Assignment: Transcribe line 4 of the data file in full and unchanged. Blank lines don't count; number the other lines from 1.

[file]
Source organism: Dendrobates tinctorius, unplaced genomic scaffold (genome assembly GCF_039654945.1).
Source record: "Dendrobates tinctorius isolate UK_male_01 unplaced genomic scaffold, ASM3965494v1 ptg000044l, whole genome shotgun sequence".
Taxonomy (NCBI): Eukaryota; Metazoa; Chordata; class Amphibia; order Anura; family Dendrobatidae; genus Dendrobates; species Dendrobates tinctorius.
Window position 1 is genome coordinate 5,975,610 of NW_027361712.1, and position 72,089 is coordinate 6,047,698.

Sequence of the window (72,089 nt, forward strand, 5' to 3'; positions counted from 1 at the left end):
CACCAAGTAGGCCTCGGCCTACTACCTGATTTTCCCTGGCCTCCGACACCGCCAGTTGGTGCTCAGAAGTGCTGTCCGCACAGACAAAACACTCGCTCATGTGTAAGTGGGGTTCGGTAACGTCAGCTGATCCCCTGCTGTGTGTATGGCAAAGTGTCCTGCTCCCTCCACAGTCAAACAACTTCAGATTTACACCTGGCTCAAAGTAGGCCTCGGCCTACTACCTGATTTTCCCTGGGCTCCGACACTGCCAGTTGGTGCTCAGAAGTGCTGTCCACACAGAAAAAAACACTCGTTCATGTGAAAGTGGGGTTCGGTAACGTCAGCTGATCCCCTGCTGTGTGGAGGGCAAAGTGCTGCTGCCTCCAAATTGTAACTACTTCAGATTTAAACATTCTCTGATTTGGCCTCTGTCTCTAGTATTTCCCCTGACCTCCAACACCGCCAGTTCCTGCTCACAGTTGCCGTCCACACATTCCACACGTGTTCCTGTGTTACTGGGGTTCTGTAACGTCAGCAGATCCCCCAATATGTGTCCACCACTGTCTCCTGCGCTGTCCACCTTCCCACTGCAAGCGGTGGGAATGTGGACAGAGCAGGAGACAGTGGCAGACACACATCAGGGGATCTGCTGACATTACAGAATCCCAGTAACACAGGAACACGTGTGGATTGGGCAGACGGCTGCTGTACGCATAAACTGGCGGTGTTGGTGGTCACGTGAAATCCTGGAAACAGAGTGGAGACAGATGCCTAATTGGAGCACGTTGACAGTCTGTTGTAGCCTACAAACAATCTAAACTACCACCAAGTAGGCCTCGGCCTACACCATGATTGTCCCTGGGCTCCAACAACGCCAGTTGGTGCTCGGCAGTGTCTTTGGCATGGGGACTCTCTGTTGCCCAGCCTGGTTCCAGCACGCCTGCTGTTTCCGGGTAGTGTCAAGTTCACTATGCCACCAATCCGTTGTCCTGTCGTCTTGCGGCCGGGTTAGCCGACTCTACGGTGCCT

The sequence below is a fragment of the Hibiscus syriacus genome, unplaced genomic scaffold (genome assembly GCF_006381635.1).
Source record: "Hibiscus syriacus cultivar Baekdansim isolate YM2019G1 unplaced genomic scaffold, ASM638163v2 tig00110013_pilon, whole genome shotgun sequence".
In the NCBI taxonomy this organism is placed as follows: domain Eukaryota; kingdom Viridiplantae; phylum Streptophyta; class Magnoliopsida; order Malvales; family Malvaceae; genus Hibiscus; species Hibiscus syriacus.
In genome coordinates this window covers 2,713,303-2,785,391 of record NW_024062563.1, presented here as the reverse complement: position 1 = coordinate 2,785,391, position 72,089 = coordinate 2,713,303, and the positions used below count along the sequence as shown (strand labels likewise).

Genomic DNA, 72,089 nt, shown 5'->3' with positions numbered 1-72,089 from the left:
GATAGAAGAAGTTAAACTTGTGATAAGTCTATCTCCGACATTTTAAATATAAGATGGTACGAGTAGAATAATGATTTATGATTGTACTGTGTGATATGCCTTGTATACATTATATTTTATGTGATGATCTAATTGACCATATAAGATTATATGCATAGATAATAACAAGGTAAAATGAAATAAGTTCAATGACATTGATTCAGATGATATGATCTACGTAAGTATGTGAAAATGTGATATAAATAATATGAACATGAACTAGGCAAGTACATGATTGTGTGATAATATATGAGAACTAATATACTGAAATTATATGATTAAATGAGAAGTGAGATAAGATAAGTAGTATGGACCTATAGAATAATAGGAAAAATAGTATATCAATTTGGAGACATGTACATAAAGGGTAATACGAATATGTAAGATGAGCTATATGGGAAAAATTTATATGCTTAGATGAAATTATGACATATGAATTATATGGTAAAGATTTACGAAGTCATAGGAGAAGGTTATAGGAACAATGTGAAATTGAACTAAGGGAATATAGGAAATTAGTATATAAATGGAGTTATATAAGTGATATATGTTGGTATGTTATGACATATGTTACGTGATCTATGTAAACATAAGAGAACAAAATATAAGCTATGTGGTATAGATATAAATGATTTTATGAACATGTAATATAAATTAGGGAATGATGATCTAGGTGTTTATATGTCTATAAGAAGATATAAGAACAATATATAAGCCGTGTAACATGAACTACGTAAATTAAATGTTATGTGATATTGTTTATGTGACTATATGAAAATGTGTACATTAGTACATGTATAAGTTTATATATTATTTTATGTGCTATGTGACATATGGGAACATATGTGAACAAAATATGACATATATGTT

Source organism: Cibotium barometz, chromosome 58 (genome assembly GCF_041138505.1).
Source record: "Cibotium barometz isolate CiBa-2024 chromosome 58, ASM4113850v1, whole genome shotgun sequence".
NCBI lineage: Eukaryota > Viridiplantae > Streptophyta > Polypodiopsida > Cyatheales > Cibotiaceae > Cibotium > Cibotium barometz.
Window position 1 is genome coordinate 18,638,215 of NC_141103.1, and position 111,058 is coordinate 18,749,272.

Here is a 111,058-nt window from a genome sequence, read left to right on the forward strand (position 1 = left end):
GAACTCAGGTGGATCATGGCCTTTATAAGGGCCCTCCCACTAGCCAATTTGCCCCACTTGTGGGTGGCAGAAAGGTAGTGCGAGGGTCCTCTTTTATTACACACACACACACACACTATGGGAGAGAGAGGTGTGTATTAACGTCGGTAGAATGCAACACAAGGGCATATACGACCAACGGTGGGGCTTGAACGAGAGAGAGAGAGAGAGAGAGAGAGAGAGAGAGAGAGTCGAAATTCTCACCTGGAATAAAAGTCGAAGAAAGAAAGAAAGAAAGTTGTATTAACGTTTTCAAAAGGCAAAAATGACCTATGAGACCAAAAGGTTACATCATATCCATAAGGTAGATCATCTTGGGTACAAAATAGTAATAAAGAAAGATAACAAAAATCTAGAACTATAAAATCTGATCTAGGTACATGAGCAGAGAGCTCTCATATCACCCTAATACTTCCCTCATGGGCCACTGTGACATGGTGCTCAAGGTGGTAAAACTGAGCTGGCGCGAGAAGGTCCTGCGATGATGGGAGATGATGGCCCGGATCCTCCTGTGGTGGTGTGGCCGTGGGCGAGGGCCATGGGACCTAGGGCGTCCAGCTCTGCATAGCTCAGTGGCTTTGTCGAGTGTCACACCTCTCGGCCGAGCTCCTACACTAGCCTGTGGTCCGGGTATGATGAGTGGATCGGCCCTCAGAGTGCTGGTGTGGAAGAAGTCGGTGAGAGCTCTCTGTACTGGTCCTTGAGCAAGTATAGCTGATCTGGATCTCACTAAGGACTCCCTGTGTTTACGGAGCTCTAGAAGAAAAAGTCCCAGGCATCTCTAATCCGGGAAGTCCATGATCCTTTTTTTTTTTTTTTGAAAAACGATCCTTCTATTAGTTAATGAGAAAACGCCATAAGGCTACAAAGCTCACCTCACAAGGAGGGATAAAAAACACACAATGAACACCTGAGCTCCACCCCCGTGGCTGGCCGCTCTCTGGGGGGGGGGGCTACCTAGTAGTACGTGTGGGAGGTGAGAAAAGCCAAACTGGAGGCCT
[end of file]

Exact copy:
Window position 1 is genome coordinate 5,975,610 of NW_027361712.1, and position 72,089 is coordinate 6,047,698.